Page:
The Student Room Group

How 'necessary' is Further Maths at A-Level for the top 5/6 UK unis for economics?

Do you need further maths at A-level, or can you get in without further maths?

This is for economics.
(edited 5 months ago)
Original post by nooneknowsmyname
Do you need further maths at A-level, or can you get in without further maths?

This is for economics.


What do the "top 5/6" universities (whoever they are) say on their websites about the need for FM?
Original post by ageshallnot
What do the "top 5/6" universities (whoever they are) say on their websites about the need for FM?


None of them have any needs for FM (it's not required), but given that a lot of applicants will be doing FM at A-Level, would it be harmful if you were not to do it?
Original post by nooneknowsmyname
None of them have any needs for FM (it's not required), but given that a lot of applicants will be doing FM at A-Level, would it be harmful if you were not to do it?


Again, what do they say about it, for example LSE and Cambridge? (And whoever else is top 5/6?)
Original post by nooneknowsmyname
Do you need further maths at A-level, or can you get in without further maths?

This is for economics.


LSE specifically state that if your school offers FM and you are not taking it, you will be at a disadvantage. Given that usually about 90%+ of successful applicants to single honours economics at LSE have FM, it's fairly clear through their messaging and the data that if FM is available to you, they expect you to take it.

For Cambridge, I believe past FOIA requests have shown a majority (albeit smaller than LSE) of successful applicants take FM, however I'm not sure how this compares to the proportions applying with or without it. So the jury is out on that. Oxford doesn't seem to have any special preference for it for PPE/History & Economics. For E&M I think there are a higher proportion of successful applicants with FM, but as with Cambridge I don't know how this compares to the proportions applying with/without it.

Warwick specifically states FM and economics are not essential and are treated as any other "strong" A-level subject. UCL does not mention FM at all. However worth noting both of those are known to be quite mathematical economics courses so even outside of the admissions picture, you will be better prepared for the course once you are on it if you have taken it.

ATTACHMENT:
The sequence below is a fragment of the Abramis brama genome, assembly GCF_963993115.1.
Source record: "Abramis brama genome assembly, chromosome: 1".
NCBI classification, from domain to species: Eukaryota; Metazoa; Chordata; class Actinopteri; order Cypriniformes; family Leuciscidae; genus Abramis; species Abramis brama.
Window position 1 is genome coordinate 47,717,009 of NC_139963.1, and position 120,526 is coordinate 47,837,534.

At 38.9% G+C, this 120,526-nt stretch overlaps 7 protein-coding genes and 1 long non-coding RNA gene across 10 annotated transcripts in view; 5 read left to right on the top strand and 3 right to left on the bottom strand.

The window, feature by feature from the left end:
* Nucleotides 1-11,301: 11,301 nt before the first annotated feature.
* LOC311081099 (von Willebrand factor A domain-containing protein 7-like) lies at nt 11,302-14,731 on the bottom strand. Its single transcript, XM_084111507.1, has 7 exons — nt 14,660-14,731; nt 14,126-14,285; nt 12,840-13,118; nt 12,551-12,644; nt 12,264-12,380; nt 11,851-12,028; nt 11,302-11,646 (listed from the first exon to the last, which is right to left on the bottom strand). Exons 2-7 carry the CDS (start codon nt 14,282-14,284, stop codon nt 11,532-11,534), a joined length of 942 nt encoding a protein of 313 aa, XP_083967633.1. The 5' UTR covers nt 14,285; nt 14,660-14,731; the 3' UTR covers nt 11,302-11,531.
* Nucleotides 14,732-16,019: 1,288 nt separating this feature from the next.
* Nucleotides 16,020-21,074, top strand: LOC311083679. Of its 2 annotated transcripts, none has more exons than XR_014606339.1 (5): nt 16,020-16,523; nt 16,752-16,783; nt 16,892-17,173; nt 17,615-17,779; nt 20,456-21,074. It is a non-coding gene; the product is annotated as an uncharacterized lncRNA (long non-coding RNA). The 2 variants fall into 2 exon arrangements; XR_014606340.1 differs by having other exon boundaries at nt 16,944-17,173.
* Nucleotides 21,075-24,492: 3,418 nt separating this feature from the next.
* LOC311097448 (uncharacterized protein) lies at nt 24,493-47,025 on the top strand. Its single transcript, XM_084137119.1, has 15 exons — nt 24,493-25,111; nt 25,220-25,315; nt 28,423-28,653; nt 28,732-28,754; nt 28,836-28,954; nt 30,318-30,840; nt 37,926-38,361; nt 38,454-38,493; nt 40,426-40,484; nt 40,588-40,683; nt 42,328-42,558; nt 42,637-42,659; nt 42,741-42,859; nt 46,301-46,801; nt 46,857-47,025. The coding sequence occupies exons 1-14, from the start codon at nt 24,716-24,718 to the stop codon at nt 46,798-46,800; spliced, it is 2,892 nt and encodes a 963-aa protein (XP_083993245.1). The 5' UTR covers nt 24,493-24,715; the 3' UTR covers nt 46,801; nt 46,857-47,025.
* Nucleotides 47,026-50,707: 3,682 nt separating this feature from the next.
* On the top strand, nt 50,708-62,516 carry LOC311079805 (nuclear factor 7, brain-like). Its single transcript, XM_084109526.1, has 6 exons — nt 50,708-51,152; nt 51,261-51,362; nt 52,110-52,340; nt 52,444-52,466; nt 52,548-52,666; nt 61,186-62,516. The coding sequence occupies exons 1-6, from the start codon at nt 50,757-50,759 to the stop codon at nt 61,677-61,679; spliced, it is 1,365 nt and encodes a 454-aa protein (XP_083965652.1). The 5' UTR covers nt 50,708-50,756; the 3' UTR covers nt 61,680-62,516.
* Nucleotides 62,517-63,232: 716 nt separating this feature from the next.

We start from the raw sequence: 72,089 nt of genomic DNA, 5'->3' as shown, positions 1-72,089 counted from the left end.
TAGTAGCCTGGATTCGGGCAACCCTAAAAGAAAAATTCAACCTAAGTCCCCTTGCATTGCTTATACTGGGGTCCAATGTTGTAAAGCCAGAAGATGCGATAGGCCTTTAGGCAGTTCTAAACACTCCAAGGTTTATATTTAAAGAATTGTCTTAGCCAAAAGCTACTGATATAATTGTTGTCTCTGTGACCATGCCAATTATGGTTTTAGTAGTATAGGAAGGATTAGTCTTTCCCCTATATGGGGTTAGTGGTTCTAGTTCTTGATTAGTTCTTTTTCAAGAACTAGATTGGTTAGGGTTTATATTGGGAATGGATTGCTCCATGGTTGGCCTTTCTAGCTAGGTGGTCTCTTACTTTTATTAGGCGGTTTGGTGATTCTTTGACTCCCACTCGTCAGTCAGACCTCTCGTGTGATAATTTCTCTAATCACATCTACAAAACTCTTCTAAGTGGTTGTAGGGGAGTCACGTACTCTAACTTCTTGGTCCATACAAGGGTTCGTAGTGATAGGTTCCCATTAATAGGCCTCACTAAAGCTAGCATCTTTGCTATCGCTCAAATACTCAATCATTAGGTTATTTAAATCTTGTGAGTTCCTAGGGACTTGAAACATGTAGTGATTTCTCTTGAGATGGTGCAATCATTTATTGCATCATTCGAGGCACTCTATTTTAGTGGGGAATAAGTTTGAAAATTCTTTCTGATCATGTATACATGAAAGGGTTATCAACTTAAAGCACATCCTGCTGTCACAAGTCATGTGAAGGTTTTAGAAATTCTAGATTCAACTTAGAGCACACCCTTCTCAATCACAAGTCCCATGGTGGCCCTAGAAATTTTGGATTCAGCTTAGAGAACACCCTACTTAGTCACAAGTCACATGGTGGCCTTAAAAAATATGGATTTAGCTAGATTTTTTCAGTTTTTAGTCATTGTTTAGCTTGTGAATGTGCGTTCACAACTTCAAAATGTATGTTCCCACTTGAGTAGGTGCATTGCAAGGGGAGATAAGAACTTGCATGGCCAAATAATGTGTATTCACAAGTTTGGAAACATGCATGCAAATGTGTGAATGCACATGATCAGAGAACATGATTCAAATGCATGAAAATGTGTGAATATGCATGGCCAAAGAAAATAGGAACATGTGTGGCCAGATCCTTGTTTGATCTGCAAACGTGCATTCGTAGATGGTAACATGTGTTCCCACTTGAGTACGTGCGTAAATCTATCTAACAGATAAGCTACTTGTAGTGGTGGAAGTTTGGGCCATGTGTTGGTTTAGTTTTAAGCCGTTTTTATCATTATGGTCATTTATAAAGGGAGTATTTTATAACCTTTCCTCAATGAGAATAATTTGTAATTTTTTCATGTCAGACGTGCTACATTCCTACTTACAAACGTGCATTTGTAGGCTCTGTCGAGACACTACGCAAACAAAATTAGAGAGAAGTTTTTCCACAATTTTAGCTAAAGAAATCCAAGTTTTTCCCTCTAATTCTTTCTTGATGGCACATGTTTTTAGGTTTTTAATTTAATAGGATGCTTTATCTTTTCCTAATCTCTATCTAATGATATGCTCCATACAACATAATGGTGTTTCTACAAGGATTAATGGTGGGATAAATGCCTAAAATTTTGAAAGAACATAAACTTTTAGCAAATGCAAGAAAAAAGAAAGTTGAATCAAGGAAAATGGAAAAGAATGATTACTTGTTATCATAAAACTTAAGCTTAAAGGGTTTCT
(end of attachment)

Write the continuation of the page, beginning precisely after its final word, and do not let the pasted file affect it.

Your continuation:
Remember that getting into the course is just step 1 - you then need to actually do well in it. For most of the "top" economics courses, they are especially mathematical (even compared with economics being a generally mathematical course to start with). May as well take the subjects that prepare you best for the degree in that case.
(edited 5 months ago)
Original post by artful_lounger
LSE specifically state that if your school offers FM and you are not taking it, you will be at a disadvantage. Given that usually about 90%+ of successful applicants to single honours economics at LSE have FM, it's fairly clear through their messaging and the data that if FM is available to you, they expect you to take it.

For Cambridge, I believe past FOIA requests have shown a majority (albeit smaller than LSE) of successful applicants take FM, however I'm not sure how this compares to the proportions applying with or without it. So the jury is out on that. Oxford doesn't seem to have any special preference for it for PPE/History & Economics. For E&M I think there are a higher proportion of successful applicants with FM, but as with Cambridge I don't know how this compares to the proportions applying with/without it.

Warwick specifically states FM and economics are not essential and are treated as any other "strong" A-level subject. UCL does not mention FM at all. However worth noting both of those are known to be quite mathematical economics courses so even outside of the admissions picture, you will be better prepared for the course once you are on it if you have taken it.

Remember that getting into the course is just step 1 - you then need to actually do well in it. For most of the "top" economics courses, they are especially mathematical (even compared with economics being a generally mathematical course to start with). May as well take the subjects that prepare you best for the degree in that case.